Wow! Looking back to the linked post and video
from 9 months ago, I am aghast at how much has changed for me since I got an actual
In the video I made about my air-popper roasting adventures, I talk about temperatures like 500ºF and the entire roast taking on the order of 5 minutes(!!!).
Fast forward to February of 2015, when I started using an actual
roaster, and my beans rarely get above 415ºF and the process takes well over 20 minutes. The slower, more gradual roasting at lower temperatures gives me MUCH better control over stretching the first and second crack and the final approach to stopping the roast when the beans are caramelized just to the point I want them to be.
With my way way way too hot, and too powerful blower in the air-popper, first and second crack were compressed into just 30 or so seconds overall and the difference between a good roast and a burnt roast was in the range of 3-8 seconds! In part that is just further validation that the PARTICULAR air-popper I was using is not a good one for roasting.
I made the best of it, but I would not go with that brand if I were you -- if I were going back to do this again, I would go with something recommended by @CoffeeGeek . (dot com).
Meanwhile, with my new Hottop Roaster, by increasing the fan-speed and decreasing the temperature in anticipation
of first crack, I can stretch out that phase of the roasting to insure that I get uniform cracking, and no beans crack way early, or way late (e.g. when the rest of the beans are already into second crack). Likewise, I can lower the temperature even further to stretch out second crack, so I can watch the final moments of the caramelization play out GRADUALLY
, which ultimately makes it SOOOOOO much easier to achieve the desired final result -- uniform roasting of the beans, with just a hint
of oils just barely beginning to show on the surface of the beans, and no further!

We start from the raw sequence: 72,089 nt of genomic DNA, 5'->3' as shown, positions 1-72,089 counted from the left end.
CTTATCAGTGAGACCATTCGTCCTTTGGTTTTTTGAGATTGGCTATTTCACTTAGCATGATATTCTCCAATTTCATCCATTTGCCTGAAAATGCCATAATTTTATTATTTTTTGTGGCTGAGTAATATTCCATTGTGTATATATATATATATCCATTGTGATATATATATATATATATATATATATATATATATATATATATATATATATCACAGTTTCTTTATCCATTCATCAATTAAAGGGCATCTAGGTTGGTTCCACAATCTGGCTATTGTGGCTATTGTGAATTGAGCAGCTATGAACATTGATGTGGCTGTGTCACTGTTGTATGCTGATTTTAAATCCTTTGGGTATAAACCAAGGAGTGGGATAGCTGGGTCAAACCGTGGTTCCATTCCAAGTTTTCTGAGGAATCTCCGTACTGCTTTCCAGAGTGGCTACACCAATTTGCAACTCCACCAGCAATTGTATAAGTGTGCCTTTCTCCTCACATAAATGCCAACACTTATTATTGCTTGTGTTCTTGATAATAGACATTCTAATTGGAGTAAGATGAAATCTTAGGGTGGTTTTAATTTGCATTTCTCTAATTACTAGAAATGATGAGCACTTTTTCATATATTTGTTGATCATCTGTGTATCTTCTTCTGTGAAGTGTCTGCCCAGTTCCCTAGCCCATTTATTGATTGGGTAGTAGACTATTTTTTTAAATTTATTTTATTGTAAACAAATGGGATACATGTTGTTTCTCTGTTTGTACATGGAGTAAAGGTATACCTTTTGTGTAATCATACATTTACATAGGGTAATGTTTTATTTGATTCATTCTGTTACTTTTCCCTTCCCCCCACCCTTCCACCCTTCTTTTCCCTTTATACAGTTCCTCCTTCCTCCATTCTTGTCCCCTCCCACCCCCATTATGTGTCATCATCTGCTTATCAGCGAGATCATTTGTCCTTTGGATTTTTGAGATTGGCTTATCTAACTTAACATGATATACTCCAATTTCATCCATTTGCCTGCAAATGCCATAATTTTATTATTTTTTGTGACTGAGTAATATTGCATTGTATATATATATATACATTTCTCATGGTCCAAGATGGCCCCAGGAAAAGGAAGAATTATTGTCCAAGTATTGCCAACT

Because that final phase of the roasting is elongaged with a proper roaster, I now have a lot more time to watch for the perfect moment to hit the eject button. Net net is my roasts are now WAY WAY
more consistent, and that proof is also reflected in the improved taste of my espresso. =D =D =D
Here is a more recent roast profile, just to illustrate what I was describing, above:Roast #38 with my HotTop Roaster (newly upgraded 2K+)
:: Espresso Vivace Dolce coffee beans (31 October 12:40
I am using an alternative approach to extending the time between first and second crack, as described here, but I am still tweaking things as I get familiar with the bean mass vs. roasting chamber temperatures:https://www.hottopusa.com/profile2.html
In my log, below, I found it easiest to take notes on temperature breakpoints, because those are the distinguishing factors, more so than time. Unlike all prior roasts (with my original HotTop), the temperatures noted are for the bean mass, not the roasting chamber temperature.This roast turned out perfect, to my tastes, so I think I have a good baseline on the bean mass temperatures to pre-empt the first crack, which is the most important thing for extending the roast to get just a little oily shininess on the beans, without turning it to shellac.
Ambient Conditions: 50°F / 31.62 InHg.
Target Bean Temp: 417°F (maximum allowed by HotTop -- this is way
high, but I want to manually eject, long before that temperature is reached, anyway).
Target Time: 25:00
mins (more time than needed).
BEAN Temperature Segments:
250°F: Pre-heated and 250g of beans added to the hopper, fan at 0, heat at 100%
270°F: Fan to 3 in response to an increase in smoke
330°F: Fan to 5
350°F: Fan to 8; Heat to 80% in anticipation of first crack
365°F: First Crack begins; Fan continue at 8; Heat to 40%
385°F: First Crack ends, Fan to 10; Heat continue on 40%
395°F: Second Crack begins, Fan continue on 10; Heat to 30%
405°F: MANUAL Eject at 18:00
minutes after the hard-coded 167° preheat temperature.#CaffeLatteArt #CafeLatteArt #CoffeeArt #LatteArt #Barista #Coffee #Espresso #CoffeeBeans #CoffeeRoasting #HotTop #HotTopRoaster #EspressoVivace #espressoroasting #homeroasting #coffeegeek